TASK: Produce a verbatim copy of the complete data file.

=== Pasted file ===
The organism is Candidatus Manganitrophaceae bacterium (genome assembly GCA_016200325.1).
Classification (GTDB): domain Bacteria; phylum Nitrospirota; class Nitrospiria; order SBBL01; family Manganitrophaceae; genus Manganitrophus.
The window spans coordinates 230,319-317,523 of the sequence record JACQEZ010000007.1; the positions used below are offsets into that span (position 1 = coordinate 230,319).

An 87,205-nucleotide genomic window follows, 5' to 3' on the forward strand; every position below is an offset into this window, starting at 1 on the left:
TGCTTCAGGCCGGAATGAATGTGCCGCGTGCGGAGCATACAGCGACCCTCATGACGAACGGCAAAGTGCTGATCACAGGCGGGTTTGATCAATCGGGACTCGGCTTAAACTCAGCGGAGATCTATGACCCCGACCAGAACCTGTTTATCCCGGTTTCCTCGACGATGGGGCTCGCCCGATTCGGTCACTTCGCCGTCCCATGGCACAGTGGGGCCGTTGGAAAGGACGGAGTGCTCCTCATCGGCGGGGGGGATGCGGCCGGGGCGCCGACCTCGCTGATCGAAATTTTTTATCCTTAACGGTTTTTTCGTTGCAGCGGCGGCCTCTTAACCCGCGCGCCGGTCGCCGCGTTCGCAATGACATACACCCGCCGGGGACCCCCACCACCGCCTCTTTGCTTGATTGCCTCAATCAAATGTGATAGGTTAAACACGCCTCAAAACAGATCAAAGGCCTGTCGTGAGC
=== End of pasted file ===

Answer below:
The organism is Candidatus Manganitrophaceae bacterium (genome assembly GCA_016200325.1).
Classification (GTDB): domain Bacteria; phylum Nitrospirota; class Nitrospiria; order SBBL01; family Manganitrophaceae; genus Manganitrophus.
The window spans coordinates 230,319-317,523 of the sequence record JACQEZ010000007.1; the positions used below are offsets into that span (position 1 = coordinate 230,319).

An 87,205-nucleotide genomic window follows, 5' to 3' on the forward strand; every position below is an offset into this window, starting at 1 on the left:
TGCTTCAGGCCGGAATGAATGTGCCGCGTGCGGAGCATACAGCGACCCTCATGACGAACGGCAAAGTGCTGATCACAGGCGGGTTTGATCAATCGGGACTCGGCTTAAACTCAGCGGAGATCTATGACCCCGACCAGAACCTGTTTATCCCGGTTTCCTCGACGATGGGGCTCGCCCGATTCGGTCACTTCGCCGTCCCATGGCACAGTGGGGCCGTTGGAAAGGACGGAGTGCTCCTCATCGGCGGGGGGGATGCGGCCGGGGCGCCGACCTCGCTGATCGAAATTTTTTATCCTTAACGGTTTTTTCGTTGCAGCGGCGGCCTCTTAACCCGCGCGCCGGTCGCCGCGTTCGCAATGACATACACCCGCCGGGGACCCCCACCACCGCCTCTTTGCTTGATTGCCTCAATCAAATGTGATAGGTTAAACACGCCTCAAAACAGATCAAAGGCCTGTCGTGAGC